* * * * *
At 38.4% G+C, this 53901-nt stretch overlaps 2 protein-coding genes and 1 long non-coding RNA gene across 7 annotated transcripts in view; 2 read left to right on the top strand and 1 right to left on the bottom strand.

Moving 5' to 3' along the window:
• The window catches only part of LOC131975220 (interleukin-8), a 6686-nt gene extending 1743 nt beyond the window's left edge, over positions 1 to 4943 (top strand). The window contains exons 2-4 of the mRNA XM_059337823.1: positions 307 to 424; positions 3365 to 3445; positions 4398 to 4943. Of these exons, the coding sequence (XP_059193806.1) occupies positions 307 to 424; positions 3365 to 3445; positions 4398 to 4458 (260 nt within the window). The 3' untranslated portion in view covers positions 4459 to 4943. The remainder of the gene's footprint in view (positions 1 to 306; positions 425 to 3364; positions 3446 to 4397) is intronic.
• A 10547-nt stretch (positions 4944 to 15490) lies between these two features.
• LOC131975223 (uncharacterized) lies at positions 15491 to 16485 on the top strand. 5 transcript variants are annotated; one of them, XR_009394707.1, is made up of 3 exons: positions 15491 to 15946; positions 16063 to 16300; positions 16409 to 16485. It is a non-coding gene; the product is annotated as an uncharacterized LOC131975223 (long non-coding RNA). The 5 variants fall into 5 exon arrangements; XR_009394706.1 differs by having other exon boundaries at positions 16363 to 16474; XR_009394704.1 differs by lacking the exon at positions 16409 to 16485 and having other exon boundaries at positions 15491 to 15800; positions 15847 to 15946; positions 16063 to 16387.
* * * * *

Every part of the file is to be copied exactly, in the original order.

At 38.4% G+C, this 53901-nt stretch overlaps 2 protein-coding genes and 1 long non-coding RNA gene across 7 annotated transcripts in view; 2 read left to right on the top strand and 1 right to left on the bottom strand.

Moving 5' to 3' along the window:
• The window catches only part of LOC131975220 (interleukin-8), a 6686-nt gene extending 1743 nt beyond the window's left edge, over positions 1 to 4943 (top strand). The window contains exons 2-4 of the mRNA XM_059337823.1: positions 307 to 424; positions 3365 to 3445; positions 4398 to 4943. Of these exons, the coding sequence (XP_059193806.1) occupies positions 307 to 424; positions 3365 to 3445; positions 4398 to 4458 (260 nt within the window). The 3' untranslated portion in view covers positions 4459 to 4943. The remainder of the gene's footprint in view (positions 1 to 306; positions 425 to 3364; positions 3446 to 4397) is intronic.
• A 10547-nt stretch (positions 4944 to 15490) lies between these two features.
• LOC131975223 (uncharacterized) lies at positions 15491 to 16485 on the top strand. 5 transcript variants are annotated; one of them, XR_009394707.1, is made up of 3 exons: positions 15491 to 15946; positions 16063 to 16300; positions 16409 to 16485. It is a non-coding gene; the product is annotated as an uncharacterized LOC131975223 (long non-coding RNA). The 5 variants fall into 5 exon arrangements; XR_009394706.1 differs by having other exon boundaries at positions 16363 to 16474; XR_009394704.1 differs by lacking the exon at positions 16409 to 16485 and having other exon boundaries at positions 15491 to 15800; positions 15847 to 15946; positions 16063 to 16387.